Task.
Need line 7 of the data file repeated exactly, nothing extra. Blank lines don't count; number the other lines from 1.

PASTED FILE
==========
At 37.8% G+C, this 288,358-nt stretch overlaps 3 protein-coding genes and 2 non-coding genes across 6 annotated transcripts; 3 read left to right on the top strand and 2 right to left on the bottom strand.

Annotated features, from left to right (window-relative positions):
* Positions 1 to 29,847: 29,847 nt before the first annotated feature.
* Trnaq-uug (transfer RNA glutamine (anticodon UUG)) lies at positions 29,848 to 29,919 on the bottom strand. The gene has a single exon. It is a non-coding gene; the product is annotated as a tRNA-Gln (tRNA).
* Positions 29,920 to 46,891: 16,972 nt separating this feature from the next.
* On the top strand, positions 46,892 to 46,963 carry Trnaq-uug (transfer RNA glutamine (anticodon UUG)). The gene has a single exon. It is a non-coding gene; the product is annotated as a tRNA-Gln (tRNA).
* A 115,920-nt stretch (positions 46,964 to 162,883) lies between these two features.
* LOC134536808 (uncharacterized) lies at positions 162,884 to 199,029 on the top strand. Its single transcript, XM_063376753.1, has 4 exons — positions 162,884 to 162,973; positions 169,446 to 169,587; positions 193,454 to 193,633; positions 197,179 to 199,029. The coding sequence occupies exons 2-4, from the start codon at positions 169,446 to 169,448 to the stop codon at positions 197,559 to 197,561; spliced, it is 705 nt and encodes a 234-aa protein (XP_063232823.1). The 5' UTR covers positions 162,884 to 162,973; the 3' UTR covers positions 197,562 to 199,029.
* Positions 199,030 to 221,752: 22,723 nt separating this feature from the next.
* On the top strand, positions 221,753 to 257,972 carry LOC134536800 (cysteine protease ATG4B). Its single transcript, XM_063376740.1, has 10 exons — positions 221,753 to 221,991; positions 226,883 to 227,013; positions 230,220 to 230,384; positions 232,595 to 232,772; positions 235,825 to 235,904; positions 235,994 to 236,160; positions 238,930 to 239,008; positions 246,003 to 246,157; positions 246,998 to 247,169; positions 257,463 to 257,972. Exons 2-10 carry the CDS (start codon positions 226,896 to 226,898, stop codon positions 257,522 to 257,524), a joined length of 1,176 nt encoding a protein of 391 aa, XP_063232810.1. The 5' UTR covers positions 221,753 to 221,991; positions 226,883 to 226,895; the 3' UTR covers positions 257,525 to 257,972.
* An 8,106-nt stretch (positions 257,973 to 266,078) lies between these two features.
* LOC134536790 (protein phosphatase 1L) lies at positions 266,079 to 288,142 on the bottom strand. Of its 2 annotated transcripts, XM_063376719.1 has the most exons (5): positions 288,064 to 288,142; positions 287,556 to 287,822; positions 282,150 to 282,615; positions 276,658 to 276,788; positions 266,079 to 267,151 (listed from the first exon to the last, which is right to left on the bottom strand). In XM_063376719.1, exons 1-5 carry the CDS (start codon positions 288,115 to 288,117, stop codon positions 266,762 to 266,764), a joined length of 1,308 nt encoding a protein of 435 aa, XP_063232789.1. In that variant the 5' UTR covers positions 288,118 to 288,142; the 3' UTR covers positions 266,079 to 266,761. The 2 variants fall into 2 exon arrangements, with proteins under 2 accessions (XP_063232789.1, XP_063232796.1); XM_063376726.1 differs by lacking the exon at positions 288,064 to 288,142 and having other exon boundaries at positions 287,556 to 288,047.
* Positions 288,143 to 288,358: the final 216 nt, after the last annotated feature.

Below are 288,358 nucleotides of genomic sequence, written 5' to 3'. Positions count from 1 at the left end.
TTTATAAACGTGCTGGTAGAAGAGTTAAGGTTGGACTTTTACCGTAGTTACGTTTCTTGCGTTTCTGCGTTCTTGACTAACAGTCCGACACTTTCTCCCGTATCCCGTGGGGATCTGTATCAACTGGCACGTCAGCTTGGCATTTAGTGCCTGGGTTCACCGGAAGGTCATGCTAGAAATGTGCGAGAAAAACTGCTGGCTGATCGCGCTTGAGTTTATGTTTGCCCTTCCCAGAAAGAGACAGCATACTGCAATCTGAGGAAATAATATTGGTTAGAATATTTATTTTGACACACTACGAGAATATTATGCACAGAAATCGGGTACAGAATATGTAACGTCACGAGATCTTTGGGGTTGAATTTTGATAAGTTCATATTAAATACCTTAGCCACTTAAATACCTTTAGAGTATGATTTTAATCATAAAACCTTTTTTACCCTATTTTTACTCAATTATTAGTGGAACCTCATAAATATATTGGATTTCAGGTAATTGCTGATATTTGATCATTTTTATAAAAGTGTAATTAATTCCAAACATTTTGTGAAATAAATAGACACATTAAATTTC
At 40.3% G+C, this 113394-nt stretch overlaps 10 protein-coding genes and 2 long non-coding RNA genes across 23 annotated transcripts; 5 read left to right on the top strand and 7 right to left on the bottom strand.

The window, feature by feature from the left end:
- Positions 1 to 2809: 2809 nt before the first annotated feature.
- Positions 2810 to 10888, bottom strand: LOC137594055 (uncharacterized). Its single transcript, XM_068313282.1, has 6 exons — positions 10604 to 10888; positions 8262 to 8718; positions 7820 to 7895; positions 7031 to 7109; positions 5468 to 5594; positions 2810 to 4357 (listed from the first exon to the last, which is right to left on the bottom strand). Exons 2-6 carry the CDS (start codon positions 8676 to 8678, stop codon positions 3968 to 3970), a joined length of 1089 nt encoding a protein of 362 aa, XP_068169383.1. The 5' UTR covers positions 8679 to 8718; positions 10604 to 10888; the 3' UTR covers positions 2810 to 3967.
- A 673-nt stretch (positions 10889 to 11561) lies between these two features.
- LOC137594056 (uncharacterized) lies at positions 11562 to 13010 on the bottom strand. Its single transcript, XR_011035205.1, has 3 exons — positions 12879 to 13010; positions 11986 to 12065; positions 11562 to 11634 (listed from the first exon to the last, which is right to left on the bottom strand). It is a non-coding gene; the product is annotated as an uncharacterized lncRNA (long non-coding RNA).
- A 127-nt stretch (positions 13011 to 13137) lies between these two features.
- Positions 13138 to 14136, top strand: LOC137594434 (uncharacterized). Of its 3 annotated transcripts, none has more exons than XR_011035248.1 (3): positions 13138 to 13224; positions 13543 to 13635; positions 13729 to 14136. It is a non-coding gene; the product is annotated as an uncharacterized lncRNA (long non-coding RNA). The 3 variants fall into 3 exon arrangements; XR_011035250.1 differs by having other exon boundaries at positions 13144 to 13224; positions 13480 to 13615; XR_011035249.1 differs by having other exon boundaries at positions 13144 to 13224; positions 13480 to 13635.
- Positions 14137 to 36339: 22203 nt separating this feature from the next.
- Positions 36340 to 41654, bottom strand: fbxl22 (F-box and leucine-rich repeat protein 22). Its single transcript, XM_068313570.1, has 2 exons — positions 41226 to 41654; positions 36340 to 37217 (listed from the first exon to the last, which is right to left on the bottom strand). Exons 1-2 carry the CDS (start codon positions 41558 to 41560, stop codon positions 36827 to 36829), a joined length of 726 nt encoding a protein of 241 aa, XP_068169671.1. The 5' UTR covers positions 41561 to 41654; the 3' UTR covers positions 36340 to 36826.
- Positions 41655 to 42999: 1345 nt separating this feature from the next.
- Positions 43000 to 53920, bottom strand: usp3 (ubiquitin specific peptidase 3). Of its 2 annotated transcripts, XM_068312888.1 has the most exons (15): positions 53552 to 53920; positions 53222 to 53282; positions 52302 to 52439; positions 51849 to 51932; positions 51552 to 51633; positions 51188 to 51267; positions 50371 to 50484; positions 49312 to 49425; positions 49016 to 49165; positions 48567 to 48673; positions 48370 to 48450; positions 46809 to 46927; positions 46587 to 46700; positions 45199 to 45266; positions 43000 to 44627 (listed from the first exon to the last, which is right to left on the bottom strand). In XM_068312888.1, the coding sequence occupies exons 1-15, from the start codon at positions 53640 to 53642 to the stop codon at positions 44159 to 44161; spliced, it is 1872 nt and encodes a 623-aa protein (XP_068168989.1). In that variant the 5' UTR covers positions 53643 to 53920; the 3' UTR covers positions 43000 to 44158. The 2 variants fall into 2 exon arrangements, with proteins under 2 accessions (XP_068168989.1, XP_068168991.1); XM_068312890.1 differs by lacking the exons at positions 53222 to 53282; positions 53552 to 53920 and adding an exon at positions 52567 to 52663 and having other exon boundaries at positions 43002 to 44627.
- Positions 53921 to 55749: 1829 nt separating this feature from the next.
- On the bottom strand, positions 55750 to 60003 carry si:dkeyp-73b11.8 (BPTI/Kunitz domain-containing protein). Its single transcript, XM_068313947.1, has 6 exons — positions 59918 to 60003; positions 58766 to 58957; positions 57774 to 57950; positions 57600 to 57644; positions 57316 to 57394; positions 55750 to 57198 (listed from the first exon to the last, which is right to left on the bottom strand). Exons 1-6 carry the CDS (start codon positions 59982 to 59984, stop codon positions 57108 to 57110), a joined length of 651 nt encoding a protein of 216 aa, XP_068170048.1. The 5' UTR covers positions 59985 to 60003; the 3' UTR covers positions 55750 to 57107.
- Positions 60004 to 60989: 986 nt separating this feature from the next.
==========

* A 115,920-nt stretch (positions 46,964 to 162,883) lies between these two features.